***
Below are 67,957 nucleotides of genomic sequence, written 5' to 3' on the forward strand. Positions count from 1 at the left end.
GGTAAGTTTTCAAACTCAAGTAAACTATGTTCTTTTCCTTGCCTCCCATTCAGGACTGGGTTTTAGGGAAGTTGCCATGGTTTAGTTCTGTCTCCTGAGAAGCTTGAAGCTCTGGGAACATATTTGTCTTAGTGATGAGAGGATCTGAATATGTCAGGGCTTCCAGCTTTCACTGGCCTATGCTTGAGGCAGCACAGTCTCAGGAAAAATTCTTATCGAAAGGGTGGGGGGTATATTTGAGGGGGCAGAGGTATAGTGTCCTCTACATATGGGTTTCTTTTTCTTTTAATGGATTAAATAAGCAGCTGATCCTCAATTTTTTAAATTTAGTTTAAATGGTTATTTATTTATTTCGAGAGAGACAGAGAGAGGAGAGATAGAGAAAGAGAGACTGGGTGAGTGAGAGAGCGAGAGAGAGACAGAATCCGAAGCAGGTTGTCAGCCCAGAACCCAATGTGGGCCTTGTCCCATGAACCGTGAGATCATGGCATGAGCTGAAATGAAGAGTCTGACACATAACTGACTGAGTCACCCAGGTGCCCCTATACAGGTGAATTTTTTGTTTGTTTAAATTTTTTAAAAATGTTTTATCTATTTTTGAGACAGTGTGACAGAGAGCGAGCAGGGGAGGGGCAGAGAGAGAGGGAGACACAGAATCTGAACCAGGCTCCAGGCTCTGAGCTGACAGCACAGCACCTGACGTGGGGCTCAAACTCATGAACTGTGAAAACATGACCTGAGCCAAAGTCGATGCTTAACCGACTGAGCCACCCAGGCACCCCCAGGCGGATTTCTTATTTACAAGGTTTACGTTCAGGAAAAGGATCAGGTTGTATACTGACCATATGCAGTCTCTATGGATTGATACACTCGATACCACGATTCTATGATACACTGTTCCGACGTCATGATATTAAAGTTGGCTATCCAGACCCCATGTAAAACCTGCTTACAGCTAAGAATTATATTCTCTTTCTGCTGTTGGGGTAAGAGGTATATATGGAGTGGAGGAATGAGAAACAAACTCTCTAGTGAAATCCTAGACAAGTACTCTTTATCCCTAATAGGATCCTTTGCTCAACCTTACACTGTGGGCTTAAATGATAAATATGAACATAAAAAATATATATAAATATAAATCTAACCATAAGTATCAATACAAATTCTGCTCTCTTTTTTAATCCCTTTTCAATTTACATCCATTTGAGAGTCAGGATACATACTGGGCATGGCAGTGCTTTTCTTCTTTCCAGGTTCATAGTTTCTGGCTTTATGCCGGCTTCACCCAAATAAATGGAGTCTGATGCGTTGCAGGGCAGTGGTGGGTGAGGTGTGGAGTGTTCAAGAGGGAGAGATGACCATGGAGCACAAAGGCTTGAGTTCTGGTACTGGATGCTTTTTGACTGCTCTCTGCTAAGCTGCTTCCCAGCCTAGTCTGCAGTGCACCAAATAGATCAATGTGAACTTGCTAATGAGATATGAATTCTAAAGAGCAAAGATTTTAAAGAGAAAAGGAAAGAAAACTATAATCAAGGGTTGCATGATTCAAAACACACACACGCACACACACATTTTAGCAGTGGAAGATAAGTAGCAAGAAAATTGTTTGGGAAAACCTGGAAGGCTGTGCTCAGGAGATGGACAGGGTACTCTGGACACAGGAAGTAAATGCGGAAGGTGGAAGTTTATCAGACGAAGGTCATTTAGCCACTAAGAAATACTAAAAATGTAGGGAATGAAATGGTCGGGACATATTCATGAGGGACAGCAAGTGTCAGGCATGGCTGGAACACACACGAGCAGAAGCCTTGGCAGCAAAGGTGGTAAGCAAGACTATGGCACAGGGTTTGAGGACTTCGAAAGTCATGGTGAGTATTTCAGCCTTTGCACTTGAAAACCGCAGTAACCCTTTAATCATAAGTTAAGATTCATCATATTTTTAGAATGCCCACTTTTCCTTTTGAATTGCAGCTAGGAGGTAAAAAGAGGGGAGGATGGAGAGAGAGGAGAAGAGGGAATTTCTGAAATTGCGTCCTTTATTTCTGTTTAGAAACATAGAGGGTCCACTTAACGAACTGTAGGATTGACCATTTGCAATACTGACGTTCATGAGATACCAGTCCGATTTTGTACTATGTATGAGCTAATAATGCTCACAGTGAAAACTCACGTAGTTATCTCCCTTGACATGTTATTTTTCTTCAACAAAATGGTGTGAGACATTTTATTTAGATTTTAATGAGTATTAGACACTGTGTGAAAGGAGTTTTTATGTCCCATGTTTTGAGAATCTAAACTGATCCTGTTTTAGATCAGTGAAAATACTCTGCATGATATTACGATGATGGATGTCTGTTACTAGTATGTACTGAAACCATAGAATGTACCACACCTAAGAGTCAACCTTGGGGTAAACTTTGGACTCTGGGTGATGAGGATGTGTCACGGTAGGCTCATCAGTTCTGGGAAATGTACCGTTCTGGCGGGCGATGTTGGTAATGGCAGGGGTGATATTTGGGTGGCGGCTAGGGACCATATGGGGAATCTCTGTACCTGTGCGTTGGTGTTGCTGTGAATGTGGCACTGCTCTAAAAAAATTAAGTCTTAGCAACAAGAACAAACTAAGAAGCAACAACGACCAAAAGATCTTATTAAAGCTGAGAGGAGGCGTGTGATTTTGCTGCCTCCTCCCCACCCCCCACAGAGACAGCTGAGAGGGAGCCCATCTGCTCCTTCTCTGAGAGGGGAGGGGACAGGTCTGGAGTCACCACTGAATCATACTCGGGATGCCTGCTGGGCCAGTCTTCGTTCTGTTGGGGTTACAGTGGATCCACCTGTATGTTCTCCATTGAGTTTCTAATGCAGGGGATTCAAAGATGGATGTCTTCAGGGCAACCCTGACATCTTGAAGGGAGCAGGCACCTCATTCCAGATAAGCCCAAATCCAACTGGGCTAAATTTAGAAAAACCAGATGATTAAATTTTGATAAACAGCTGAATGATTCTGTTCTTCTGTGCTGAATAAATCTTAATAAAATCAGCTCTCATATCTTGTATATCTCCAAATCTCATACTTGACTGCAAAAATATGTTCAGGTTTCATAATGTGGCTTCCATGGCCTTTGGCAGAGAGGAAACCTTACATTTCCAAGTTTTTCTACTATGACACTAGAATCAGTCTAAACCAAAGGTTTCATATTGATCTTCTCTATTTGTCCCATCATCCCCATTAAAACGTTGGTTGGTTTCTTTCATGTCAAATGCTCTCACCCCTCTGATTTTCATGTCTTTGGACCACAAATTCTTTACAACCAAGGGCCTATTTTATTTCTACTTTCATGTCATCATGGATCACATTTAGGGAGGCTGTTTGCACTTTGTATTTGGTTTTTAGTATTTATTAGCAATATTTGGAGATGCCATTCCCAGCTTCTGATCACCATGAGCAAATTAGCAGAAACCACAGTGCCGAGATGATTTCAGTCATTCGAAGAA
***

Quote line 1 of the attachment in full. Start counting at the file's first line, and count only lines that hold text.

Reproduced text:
Below are 67,957 nucleotides of genomic sequence, written 5' to 3' on the forward strand. Positions count from 1 at the left end.